|Portability||Non-portable (GHC extensions)|
|Maintainer||Daniel Fischer <firstname.lastname@example.org>|
n is a prime (negative or positive).
First, trial division by the primes less than
1200 is performed.
If that hasn't determined primality or compositeness, a Baillie PSW
test is performed.
Since the Baillie PSW test may not be perfect, it is possible that
some large composites are wrongly deemed prime, however, no composites
passing the test are known and none exist below
The tests in this module may wrongly consider some composite numbers as prime.
For the Baillie-PSW test, no pseudoprimes are known, and it is known that none
2^64, so for most practical purposes it can be regarded as conclusive.
Nevertheless, it is desirable to certify numbers passing it as primes (or find that
they are composite). The addition of prime certificates is planned for the next release.
Primality test after Baillie, Pomerance, Selfridge and Wagstaff.
The Baillie PSW test consists of a strong Fermat probable primality
test followed by a (strong) Lucas primality test. This implementation
assumes that the number
n to test is odd and larger than
Even and small numbers have to be handled before. Also, before
applying this test, trial division by small primes should be performed
to identify many composites cheaply (although the Baillie PSW test is
rather fast, about the same speed as a strong Fermat test for four or
five bases usually, it is, for large numbers, much more costly than
trial division by small primes, the primes less than
1000, say, so
eliminating numbers with small prime factors beforehand is more efficient).
The Baillie PSW test is very reliable, so far no composite numbers
passing it are known, and it is known (Gilchrist 2010) that no
Baillie PSW pseudoprimes exist below
2^64. However, a heuristic argument
by Pomerance indicates that there are likely infinitely many Baillie PSW
pseudoprimes. On the other hand, according to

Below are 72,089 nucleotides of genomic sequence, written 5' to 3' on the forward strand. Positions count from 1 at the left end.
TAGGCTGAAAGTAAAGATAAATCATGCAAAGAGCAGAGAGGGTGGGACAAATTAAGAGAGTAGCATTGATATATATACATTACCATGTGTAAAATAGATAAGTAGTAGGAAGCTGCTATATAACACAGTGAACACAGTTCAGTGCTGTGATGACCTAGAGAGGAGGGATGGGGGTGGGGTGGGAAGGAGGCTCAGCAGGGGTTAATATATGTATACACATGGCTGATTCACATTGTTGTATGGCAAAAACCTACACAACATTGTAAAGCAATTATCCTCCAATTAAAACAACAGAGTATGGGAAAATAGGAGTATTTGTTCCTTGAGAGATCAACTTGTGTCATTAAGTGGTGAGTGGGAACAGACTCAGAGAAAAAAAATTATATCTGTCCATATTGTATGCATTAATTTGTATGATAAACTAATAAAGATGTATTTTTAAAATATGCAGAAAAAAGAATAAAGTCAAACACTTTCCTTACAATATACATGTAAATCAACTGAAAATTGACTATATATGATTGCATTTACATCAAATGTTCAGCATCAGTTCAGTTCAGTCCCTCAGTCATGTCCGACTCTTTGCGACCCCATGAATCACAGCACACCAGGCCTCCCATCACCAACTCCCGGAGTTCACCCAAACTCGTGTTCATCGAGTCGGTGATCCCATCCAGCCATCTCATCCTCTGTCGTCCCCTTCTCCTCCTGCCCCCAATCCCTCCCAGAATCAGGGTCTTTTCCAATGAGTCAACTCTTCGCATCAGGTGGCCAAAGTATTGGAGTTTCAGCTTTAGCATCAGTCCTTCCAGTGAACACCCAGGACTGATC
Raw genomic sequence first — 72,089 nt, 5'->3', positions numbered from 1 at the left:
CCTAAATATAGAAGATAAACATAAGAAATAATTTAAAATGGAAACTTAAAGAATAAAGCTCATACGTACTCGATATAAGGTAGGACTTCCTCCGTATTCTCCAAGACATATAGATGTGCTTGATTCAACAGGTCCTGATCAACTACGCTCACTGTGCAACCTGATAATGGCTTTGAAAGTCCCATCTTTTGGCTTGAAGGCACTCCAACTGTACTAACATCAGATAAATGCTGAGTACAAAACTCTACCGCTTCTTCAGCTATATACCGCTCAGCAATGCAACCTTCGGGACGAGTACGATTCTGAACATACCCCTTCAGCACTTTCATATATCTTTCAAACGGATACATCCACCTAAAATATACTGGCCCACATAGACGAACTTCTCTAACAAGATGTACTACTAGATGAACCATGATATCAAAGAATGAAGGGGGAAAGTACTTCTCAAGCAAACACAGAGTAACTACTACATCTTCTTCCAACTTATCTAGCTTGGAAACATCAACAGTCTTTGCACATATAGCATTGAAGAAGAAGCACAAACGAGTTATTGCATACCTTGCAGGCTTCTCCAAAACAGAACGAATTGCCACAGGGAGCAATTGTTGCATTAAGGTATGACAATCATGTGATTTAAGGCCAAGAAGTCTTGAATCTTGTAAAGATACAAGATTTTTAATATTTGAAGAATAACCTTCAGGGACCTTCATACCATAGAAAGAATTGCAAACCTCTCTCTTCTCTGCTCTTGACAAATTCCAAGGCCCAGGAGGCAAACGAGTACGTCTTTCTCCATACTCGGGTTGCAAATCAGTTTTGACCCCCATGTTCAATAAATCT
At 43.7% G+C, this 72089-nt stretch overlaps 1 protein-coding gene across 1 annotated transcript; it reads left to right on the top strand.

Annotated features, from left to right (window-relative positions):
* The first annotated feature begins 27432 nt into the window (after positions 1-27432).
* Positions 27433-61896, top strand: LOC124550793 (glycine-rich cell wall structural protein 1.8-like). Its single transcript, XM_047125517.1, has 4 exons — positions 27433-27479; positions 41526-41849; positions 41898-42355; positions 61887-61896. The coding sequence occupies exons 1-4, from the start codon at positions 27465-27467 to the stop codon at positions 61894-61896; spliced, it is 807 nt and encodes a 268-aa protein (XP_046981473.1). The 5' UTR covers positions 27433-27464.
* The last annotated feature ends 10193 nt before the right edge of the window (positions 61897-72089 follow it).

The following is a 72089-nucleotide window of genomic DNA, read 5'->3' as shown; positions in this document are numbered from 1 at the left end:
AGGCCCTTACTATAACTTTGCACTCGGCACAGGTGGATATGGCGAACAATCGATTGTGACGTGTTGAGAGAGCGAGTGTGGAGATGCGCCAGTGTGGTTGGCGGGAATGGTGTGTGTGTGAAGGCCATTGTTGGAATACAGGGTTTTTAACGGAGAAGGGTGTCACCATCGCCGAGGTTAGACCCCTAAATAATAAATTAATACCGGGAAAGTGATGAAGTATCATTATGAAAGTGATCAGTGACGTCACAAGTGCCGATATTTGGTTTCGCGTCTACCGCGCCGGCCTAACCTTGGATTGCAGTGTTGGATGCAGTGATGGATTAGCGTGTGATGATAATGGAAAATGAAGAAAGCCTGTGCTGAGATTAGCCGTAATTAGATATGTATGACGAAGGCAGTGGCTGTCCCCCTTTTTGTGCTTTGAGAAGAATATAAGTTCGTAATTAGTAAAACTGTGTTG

http://mathworld.wolfram.com/Baillie-PSWPrimalityTest.html there is
reason to believe that there are none with less than several
thousand digits, so that for most use cases the test can be
A Miller-Rabin like probabilistic primality test with preceding
trial division. While the classic Miller-Rabin test uses
randomly chosen bases,
millerRabinV k n
smallest primes as bases if trial division has not reached
a conclusive result. (Only the primes up to
available in this module, so the maximal effective
isStrongFermatPP n b
n is a strong Fermat
probable prime for base
n > 2 and
1 < b < n.
The conditions on the arguments are not checked.
Apart from primes, also some composite numbers have the tested
property, but those are rare. Very rare are composite numbers
having the property for many bases, so testing a large prime
candidate with several bases can identify composite numbers
with high probability. An odd number
n > 3 is prime if and
holds for all
isStrongFermatPP n b
2 <= b <= (n-1)/2, but of course checking all those bases
would be less efficient than trial division, so one normally
checks only a relatively small number of bases, depending on
the desired degree of certainty. The probability that a randomly
chosen base doesn't identify a composite number
n is less than
1/4, so five to ten tests give a reasonable level of certainty
Some notes about the choice of bases:
b is a strong Fermat base
n if and only if
n-b is, hence one needs only test
b <= (n-1)/2.
b is a strong Fermat base for
n, then so is
k > 1, hence one needs not test perfect powers, since their
base yields a stronger condition. Finally, if
b are strong
Fermat bases for
a*b is in most cases a strong Fermat
n, it can only fail to be so if
the strong Fermat condition is reached at the same step for
mod 4 == 1
a as for
so primes are the most powerful bases to test.
isFermatPP n b
n is a Fermat probable prime
for the base
b, that is, whether
This is a weaker but simpler condition. However, more is lost
in strength than is gained in simplicity, so for primality testing,
the strong check should be used. The remarks about
the choice of bases to test from
mod n == 1
with the modification that if
b are Fermat bases
a*b always is a Fermat base for
A Charmichael number is a composite number
n which is a
Fermat probable prime for all bases
b coprime to
n. By the
above, only primes
p <= n/2 not dividing
n need to be tested
to identify Carmichael numbers (however, testing all those
primes would be less efficient than determining Carmichaelness
from the prime factorisation; but testing an appropriate number
of prime bases is reasonable to find out whether it's worth the
effort to undertake the prime factorisation).